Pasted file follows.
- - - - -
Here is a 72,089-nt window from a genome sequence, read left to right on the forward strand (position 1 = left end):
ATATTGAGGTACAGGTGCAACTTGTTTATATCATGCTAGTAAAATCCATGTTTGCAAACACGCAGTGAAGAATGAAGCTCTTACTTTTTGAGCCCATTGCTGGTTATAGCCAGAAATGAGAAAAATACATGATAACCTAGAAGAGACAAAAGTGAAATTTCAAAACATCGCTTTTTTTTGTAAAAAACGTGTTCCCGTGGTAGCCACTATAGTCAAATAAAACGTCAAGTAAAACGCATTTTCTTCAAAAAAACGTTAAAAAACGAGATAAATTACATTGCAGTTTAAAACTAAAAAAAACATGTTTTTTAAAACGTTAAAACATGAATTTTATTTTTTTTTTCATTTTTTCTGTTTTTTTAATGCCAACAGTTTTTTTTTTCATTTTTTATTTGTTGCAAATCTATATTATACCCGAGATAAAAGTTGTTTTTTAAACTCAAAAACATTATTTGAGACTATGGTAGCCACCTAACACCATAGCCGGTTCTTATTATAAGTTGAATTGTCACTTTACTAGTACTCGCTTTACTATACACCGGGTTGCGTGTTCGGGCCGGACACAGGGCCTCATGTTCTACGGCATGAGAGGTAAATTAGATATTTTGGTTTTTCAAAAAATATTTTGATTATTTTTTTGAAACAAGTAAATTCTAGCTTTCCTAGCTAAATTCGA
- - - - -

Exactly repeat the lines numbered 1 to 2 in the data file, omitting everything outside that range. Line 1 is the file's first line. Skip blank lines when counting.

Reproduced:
Here is a 72,089-nt window from a genome sequence, read left to right on the forward strand (position 1 = left end):
ATATTGAGGTACAGGTGCAACTTGTTTATATCATGCTAGTAAAATCCATGTTTGCAAACACGCAGTGAAGAATGAAGCTCTTACTTTTTGAGCCCATTGCTGGTTATAGCCAGAAATGAGAAAAATACATGATAACCTAGAAGAGACAAAAGTGAAATTTCAAAACATCGCTTTTTTTTGTAAAAAACGTGTTCCCGTGGTAGCCACTATAGTCAAATAAAACGTCAAGTAAAACGCATTTTCTTCAAAAAAACGTTAAAAAACGAGATAAATTACATTGCAGTTTAAAACTAAAAAAAACATGTTTTTTAAAACGTTAAAACATGAATTTTATTTTTTTTTTCATTTTTTCTGTTTTTTTAATGCCAACAGTTTTTTTTTTCATTTTTTATTTGTTGCAAATCTATATTATACCCGAGATAAAAGTTGTTTTTTAAACTCAAAAACATTATTTGAGACTATGGTAGCCACCTAACACCATAGCCGGTTCTTATTATAAGTTGAATTGTCACTTTACTAGTACTCGCTTTACTATACACCGGGTTGCGTGTTCGGGCCGGACACAGGGCCTCATGTTCTACGGCATGAGAGGTAAATTAGATATTTTGGTTTTTCAAAAAATATTTTGATTATTTTTTTGAAACAAGTAAATTCTAGCTTTCCTAGCTAAATTCGA